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ASU Law helps international transplant reach new career heights


A brunette woman in a white blouse smiles for the camera.

Mariia Sandoval is graduating from the Sandra Day O’Connor College of Law at Arizona State University with her Master of Laws (LLM). Courtesy photo

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May 08, 2024

Editor’s note: This story is part of a series of profiles of notable spring 2024 graduates.

Russian native Mariia Sandoval moved to Arizona several years ago after graduating from Saratov State University with a bachelor’s degree in jurisprudence. She is graduating from the Sandra Day O’Connor College of Law at Arizona State University with her Master of Laws (LLM). 

“ASU is a highly-ranked university with impressive academic programs and top-tier facilities,” Sandoval said. “Specifically, as a resident of Arizona, ASU Law appealed to me because of its prominent reputation and the variety of offered programs.”

The LLM degree allows practicing attorneys to drill down on a specific legal subject. It’s also a perfect fit for international transplants — like Sandoval — who wish to practice in the U.S. after earning their law degree abroad.

“For the past few years, I have been working for the attorney Natalia Polukhtin, who practices in the field of immigration law,” she said. “This work has been inspirational and prompted me to take a step toward getting my license here in the United States.”

After she walks the stage and earns her degree, Sandoval said she plans to sit for the bar exam and go into immigration law herself. It’s a major accomplishment for her family as well. 

“My loved ones are elated and very proud of me,” she said. “I am the first college graduate in my family to attain this level of education, so this is a big achievement for my parents and me.” 

Question: What was your “aha” moment when you realized you wanted to study law?

Answer: Philanthropic professions have always appealed to me. In middle school, I wanted to be a doctor. However, as I learned more about the world and myself, I realized that law was my passion. The law profession synergizes all my important personal qualities and objectives, including elevated duty of honesty and loyalty, room for creativity and opportunity to help others. This chance to be useful and change lives is very important to me, and the law opens the door to many opportunities to help those in need. 

Q: What’s something you learned while at ASU Law — in the classroom or otherwise — that surprised you or changed your perspective?

A: ASU Law surprised me with its amazing community of peers and professionals who do not fit into the standard framework portrayed in pop culture. My experiences at ASU proved that the legal community does not have to be individualistic and highly competitive to ensure consistent professional growth. While at ASU, I learned that the American legal profession, while strict and somewhat enclosed, nurtures growth and competence through a range of supportive services and learning opportunities. As a part of the Professional Responsibility class, we had a chance to meet with a representative of the Arizona State Bar, who told us about various options to support attorneys in the state and maintain the integrity of the professional community. I think such a supportive environment is truly amazing and is very important to combat the constant stress of law practice.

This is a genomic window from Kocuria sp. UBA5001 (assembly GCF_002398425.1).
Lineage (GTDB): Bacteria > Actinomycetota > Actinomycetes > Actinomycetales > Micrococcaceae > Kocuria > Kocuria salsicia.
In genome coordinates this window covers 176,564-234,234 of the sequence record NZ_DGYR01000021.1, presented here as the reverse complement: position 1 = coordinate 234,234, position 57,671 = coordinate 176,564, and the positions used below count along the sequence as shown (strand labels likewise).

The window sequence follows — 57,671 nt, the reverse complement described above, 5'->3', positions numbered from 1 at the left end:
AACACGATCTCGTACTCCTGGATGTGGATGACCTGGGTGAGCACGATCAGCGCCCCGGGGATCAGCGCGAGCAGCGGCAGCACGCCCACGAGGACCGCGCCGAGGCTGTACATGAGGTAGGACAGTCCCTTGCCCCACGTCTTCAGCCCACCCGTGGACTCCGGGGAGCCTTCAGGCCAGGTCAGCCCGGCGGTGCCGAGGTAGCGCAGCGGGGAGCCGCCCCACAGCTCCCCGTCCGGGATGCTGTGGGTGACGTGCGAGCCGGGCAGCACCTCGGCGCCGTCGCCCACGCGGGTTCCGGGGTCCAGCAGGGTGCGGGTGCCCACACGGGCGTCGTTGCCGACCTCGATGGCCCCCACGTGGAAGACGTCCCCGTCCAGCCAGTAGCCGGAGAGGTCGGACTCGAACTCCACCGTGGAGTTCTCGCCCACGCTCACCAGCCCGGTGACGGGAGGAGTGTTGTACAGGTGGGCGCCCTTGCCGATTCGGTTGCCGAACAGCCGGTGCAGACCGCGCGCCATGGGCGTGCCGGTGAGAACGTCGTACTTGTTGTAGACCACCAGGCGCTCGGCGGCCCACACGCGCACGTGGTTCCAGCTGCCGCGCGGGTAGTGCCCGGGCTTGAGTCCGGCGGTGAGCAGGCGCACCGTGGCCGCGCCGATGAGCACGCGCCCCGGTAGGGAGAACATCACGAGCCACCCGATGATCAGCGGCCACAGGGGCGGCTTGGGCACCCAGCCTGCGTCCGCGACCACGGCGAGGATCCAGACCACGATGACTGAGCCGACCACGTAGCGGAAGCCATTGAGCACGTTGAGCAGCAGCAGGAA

Q: Which professor taught you the most important lesson while at ASU?

A: Every professor I have had a chance to learn from impressed me as a wise and experienced professional in their own field who gave many lessons of substantial depth, so it is very hard to pick just one. However, I would like to note the advice of Professor Lynk, who said that it is very important for us to believe in ourselves. Like many rising legal professionals, I have doubts about so many things, including myself. But the one thing that consistently keeps me going is a reminder that I can do it and that I can do hard things. 

Q: What’s the best piece of advice you’d give to those still in school?

A: ASU provides many learning opportunities to those who want to take them during regular academic and extracurricular activities. Use your time at school to the full extent to learn as much as possible and reach the highest level of competence attainable. 

Q: What about advice for those considering ASU Law?

A: If you think ASU Law might be right, do not think twice. From enrollment and advising to the comfort and accessibility of the facilities, this school was founded to advance your learning and career goals. Consider ASU Law if you need flexibility because their programs cater to various professional objectives.

Q: If someone gave you $40 million to solve one problem on our planet, what would you tackle?

A: I would use $40 million to address the issue of homelessness in Arizona. Homelessness has many facets that require separate attention. While Arizona faces rising housing costs, the issue is especially acute. Moreover, people with mental health issues are highly susceptible to the risk of losing permanent (housing). Considering the lack of a publicly-funded mental health system, part of the $40 million could go toward funding a nonprofit facility that would provide systematic psychiatric support to a displaced population.

Q: Who, if anyone, helped you get here?

A: I am lucky because everyone in my life has supported me on this path. I have received nothing but encouragement from my family and my colleagues. I would like to praise my husband, Jon, who was there every step of the way and cared for our household.

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